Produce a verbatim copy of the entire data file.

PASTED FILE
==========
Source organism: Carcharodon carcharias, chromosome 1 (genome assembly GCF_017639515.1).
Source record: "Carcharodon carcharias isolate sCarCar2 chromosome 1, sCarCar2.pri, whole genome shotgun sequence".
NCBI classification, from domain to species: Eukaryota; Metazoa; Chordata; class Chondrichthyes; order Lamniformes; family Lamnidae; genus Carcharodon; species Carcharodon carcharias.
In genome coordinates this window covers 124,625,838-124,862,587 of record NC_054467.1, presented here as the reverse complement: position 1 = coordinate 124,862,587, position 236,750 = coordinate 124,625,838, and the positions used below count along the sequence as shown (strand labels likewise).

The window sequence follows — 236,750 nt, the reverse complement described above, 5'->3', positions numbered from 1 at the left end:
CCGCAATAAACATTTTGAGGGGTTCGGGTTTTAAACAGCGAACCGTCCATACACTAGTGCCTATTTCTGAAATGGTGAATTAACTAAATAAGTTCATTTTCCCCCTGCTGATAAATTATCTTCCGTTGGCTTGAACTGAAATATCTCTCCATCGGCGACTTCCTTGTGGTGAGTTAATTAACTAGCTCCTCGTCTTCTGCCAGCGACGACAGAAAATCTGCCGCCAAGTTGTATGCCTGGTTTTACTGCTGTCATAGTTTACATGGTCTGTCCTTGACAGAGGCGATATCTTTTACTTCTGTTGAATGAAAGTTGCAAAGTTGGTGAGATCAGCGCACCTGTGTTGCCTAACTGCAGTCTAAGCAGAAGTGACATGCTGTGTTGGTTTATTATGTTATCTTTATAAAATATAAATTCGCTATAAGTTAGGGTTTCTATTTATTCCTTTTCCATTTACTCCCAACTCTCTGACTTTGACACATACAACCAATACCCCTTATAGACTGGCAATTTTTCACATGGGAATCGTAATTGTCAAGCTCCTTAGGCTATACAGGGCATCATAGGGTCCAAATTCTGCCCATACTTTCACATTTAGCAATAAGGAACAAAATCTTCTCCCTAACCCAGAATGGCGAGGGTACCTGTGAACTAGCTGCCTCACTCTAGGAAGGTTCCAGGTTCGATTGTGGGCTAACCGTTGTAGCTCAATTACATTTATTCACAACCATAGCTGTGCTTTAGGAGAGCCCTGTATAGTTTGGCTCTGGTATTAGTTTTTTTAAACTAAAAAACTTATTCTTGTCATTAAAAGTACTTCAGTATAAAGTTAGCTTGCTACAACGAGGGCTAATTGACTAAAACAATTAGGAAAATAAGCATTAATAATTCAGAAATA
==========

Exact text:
Source organism: Carcharodon carcharias, chromosome 1 (genome assembly GCF_017639515.1).
Source record: "Carcharodon carcharias isolate sCarCar2 chromosome 1, sCarCar2.pri, whole genome shotgun sequence".
NCBI classification, from domain to species: Eukaryota; Metazoa; Chordata; class Chondrichthyes; order Lamniformes; family Lamnidae; genus Carcharodon; species Carcharodon carcharias.
In genome coordinates this window covers 124,625,838-124,862,587 of record NC_054467.1, presented here as the reverse complement: position 1 = coordinate 124,862,587, position 236,750 = coordinate 124,625,838, and the positions used below count along the sequence as shown (strand labels likewise).

The window sequence follows — 236,750 nt, the reverse complement described above, 5'->3', positions numbered from 1 at the left end:
CCGCAATAAACATTTTGAGGGGTTCGGGTTTTAAACAGCGAACCGTCCATACACTAGTGCCTATTTCTGAAATGGTGAATTAACTAAATAAGTTCATTTTCCCCCTGCTGATAAATTATCTTCCGTTGGCTTGAACTGAAATATCTCTCCATCGGCGACTTCCTTGTGGTGAGTTAATTAACTAGCTCCTCGTCTTCTGCCAGCGACGACAGAAAATCTGCCGCCAAGTTGTATGCCTGGTTTTACTGCTGTCATAGTTTACATGGTCTGTCCTTGACAGAGGCGATATCTTTTACTTCTGTTGAATGAAAGTTGCAAAGTTGGTGAGATCAGCGCACCTGTGTTGCCTAACTGCAGTCTAAGCAGAAGTGACATGCTGTGTTGGTTTATTATGTTATCTTTATAAAATATAAATTCGCTATAAGTTAGGGTTTCTATTTATTCCTTTTCCATTTACTCCCAACTCTCTGACTTTGACACATACAACCAATACCCCTTATAGACTGGCAATTTTTCACATGGGAATCGTAATTGTCAAGCTCCTTAGGCTATACAGGGCATCATAGGGTCCAAATTCTGCCCATACTTTCACATTTAGCAATAAGGAACAAAATCTTCTCCCTAACCCAGAATGGCGAGGGTACCTGTGAACTAGCTGCCTCACTCTAGGAAGGTTCCAGGTTCGATTGTGGGCTAACCGTTGTAGCTCAATTACATTTATTCACAACCATAGCTGTGCTTTAGGAGAGCCCTGTATAGTTTGGCTCTGGTATTAGTTTTTTTAAACTAAAAAACTTATTCTTGTCATTAAAAGTACTTCAGTATAAAGTTAGCTTGCTACAACGAGGGCTAATTGACTAAAACAATTAGGAAAATAAGCATTAATAATTCAGAAATA